Last week, I had my weekly appointment and was told: A) I’m dilated WAY more than I thought I should be at 37 weeks, B) I lost my mucus plug (sorry TMI, but it’s a step towards labor), and C) Little Man’s skull is slowly dropping through my pelvis – pushing against my tailbone and nerves (ooooooh so that is why I hurt so badly). He was halfway “sunny-side up” (aka – pointed the wrong way). I was thrilled to know that things were happening! This baby was actually going to be here – soon! On the pain scale I answered I was a 5 out of 10. Nothing big yet. I can do this!

Thursday night, at 2am, I found myself wide awake, in pain (and not contraction pain), and crying….I had hit my wall. I was an 8 out of 10 on the pain scale and a 10 out of 10 on the, “Can I handle this s*#$?” scale. The previous day was like a daze to me. I am sorry to say, but I couldn’t even remember what I did, who I talked to, or what was on the agenda for that Friday (which are SUPER busy in hospitals by the way – everyone wants to go home – patients and staff). Yet after being up from 2am until 5:30am. I actually said to myself, “I can do this. I’ll just go in early….” My husband, through my tears, asked me if I really thought I could and if it was for the best – for both of us. Yes. I had to. I needed all the maternity leave so I could be home with Little Man. I didn’t want to let him down (yes, we will get back to this comment soon). So I got ready – moving like molasses in winter. I got in my car.

And 5 minutes down the road, pulled off to the side. And called my Mommy. Wise woman.

My back hurt so bad even sitting was a pain. I just wanted to curl into a ball. But what upset me the most was that I’d have to “manage” this pain while giving my patients the focus they deserved while coping with their own losses of independence and physical abilities (all WAY bigger than my own experience at that moment). I knew that I couldn’t be there for them – and for my son.

What had my insistence on pushing myself physically done to my son? Was I progressing towards labor far earlier than was best for Little Man? What impact would the stress of my pain – and coping with it at a high stress job – do to Little Man? Was it fair to me, my son, and my patients? What would my decisions at that moment mean for my own health? I flashed back to my Human Development class in grad school – when we learned the fascinating impact stress has on us in-vitro. Seriously, Time Magazine had a whole issue on the life of a fetus in-vitro.  The Doctor had told me that only I knew my own limits and that I had to listen to my body.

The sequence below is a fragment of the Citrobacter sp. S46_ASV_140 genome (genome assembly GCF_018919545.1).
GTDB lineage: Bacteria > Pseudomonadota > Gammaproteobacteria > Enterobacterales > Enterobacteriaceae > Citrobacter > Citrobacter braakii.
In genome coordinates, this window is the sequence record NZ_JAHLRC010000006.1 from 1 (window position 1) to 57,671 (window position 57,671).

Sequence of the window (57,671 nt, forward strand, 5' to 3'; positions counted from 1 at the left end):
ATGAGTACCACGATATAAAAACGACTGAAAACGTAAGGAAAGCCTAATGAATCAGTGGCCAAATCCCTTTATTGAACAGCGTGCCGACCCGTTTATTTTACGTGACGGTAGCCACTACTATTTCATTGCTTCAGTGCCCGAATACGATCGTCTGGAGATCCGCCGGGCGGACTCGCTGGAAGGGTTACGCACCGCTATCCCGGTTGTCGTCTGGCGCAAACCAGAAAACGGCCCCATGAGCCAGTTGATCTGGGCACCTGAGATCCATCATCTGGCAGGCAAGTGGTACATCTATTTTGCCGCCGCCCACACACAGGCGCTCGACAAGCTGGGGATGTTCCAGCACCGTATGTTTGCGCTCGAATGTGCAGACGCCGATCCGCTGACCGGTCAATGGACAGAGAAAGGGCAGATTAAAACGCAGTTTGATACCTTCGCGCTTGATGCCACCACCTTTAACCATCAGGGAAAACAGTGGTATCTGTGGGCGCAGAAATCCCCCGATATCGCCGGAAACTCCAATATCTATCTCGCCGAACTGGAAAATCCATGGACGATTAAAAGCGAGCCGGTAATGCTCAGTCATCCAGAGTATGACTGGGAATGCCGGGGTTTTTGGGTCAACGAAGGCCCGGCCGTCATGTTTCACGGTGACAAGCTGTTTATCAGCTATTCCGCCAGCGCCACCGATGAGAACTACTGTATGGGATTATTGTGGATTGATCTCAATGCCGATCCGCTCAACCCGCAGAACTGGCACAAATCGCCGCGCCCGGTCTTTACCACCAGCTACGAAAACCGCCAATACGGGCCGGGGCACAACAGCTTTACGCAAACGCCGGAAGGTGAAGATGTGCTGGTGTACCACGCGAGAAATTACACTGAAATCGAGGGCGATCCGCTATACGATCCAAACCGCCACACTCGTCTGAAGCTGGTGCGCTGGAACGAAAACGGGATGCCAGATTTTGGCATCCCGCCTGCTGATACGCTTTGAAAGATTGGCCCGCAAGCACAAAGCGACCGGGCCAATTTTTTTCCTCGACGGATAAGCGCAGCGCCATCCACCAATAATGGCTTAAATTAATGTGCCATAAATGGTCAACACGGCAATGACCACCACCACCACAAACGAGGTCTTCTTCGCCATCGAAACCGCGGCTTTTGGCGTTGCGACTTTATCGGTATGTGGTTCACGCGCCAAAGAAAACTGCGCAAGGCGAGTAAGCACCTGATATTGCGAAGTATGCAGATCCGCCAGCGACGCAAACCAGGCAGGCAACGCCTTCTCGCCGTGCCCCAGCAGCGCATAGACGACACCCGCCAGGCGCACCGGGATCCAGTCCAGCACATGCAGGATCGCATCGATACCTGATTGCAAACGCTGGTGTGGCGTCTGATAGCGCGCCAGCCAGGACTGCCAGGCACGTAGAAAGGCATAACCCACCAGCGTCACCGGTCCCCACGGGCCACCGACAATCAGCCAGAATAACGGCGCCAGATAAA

Well my body was screaming. I knew in that moment that IF I was progressing towards labor, I was in NO SHAPE to physically and mentally handle it. I’d be exhausted before it even started.

So I tapped out. I accepted that I couldn’t, and didn’t, want to let my son down before he even arrived. I am his Mother. I am his shelter. I am designed by nature and God to bring him into this world. And for that, I had to be humble. My strength is in being his best opportunity for a healthy beginning. That meant owning up to my own physical needs.

I started my maternity leave early. It was not what I wanted. In fact, I felt like I was a failure. However, it is what is best for me – and for my son – and probably for my patients (I mean, how helpful am I if I can’t emotionally provide strength under stress – mine or theirs). In accepting my limit, I found my strength.

Thank you Little Man for teaching me to be humble. A Mother’s love is always strong.

Patiently waiting.

Little Man’s Momma